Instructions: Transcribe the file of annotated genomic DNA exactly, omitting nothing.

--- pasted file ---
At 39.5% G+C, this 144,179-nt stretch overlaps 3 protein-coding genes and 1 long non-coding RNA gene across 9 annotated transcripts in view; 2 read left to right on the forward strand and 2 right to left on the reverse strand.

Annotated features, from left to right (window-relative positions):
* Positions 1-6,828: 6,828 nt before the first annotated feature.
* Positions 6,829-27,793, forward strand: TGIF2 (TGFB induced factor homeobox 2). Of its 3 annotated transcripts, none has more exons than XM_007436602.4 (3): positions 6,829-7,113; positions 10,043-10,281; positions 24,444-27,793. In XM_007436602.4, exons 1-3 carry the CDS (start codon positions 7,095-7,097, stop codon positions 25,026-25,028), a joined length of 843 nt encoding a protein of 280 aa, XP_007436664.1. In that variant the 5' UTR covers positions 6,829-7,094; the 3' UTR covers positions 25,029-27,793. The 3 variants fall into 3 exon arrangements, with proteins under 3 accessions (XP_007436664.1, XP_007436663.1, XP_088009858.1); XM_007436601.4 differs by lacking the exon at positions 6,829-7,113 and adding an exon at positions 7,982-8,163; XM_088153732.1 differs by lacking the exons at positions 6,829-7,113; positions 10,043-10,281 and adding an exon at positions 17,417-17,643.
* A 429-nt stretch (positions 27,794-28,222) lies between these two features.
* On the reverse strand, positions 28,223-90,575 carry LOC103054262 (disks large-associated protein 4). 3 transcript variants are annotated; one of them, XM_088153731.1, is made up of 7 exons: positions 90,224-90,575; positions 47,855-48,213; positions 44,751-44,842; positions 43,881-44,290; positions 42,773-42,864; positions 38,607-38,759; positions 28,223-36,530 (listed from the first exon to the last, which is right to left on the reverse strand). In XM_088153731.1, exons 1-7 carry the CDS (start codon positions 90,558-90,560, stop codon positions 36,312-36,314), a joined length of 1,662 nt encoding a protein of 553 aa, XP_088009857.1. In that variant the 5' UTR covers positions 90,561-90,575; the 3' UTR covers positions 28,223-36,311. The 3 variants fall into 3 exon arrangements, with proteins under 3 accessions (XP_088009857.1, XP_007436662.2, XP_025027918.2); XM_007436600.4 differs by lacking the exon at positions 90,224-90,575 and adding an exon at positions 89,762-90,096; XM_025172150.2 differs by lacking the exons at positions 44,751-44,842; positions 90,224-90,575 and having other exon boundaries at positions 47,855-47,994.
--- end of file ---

At 39.5% G+C, this 144,179-nt stretch overlaps 3 protein-coding genes and 1 long non-coding RNA gene across 9 annotated transcripts in view; 2 read left to right on the forward strand and 2 right to left on the reverse strand.

Annotated features, from left to right (window-relative positions):
* Positions 1-6,828: 6,828 nt before the first annotated feature.
* Positions 6,829-27,793, forward strand: TGIF2 (TGFB induced factor homeobox 2). Of its 3 annotated transcripts, none has more exons than XM_007436602.4 (3): positions 6,829-7,113; positions 10,043-10,281; positions 24,444-27,793. In XM_007436602.4, exons 1-3 carry the CDS (start codon positions 7,095-7,097, stop codon positions 25,026-25,028), a joined length of 843 nt encoding a protein of 280 aa, XP_007436664.1. In that variant the 5' UTR covers positions 6,829-7,094; the 3' UTR covers positions 25,029-27,793. The 3 variants fall into 3 exon arrangements, with proteins under 3 accessions (XP_007436664.1, XP_007436663.1, XP_088009858.1); XM_007436601.4 differs by lacking the exon at positions 6,829-7,113 and adding an exon at positions 7,982-8,163; XM_088153732.1 differs by lacking the exons at positions 6,829-7,113; positions 10,043-10,281 and adding an exon at positions 17,417-17,643.
* A 429-nt stretch (positions 27,794-28,222) lies between these two features.
* On the reverse strand, positions 28,223-90,575 carry LOC103054262 (disks large-associated protein 4). 3 transcript variants are annotated; one of them, XM_088153731.1, is made up of 7 exons: positions 90,224-90,575; positions 47,855-48,213; positions 44,751-44,842; positions 43,881-44,290; positions 42,773-42,864; positions 38,607-38,759; positions 28,223-36,530 (listed from the first exon to the last, which is right to left on the reverse strand). In XM_088153731.1, exons 1-7 carry the CDS (start codon positions 90,558-90,560, stop codon positions 36,312-36,314), a joined length of 1,662 nt encoding a protein of 553 aa, XP_088009857.1. In that variant the 5' UTR covers positions 90,561-90,575; the 3' UTR covers positions 28,223-36,311. The 3 variants fall into 3 exon arrangements, with proteins under 3 accessions (XP_088009857.1, XP_007436662.2, XP_025027918.2); XM_007436600.4 differs by lacking the exon at positions 90,224-90,575 and adding an exon at positions 89,762-90,096; XM_025172150.2 differs by lacking the exons at positions 44,751-44,842; positions 90,224-90,575 and having other exon boundaries at positions 47,855-47,994.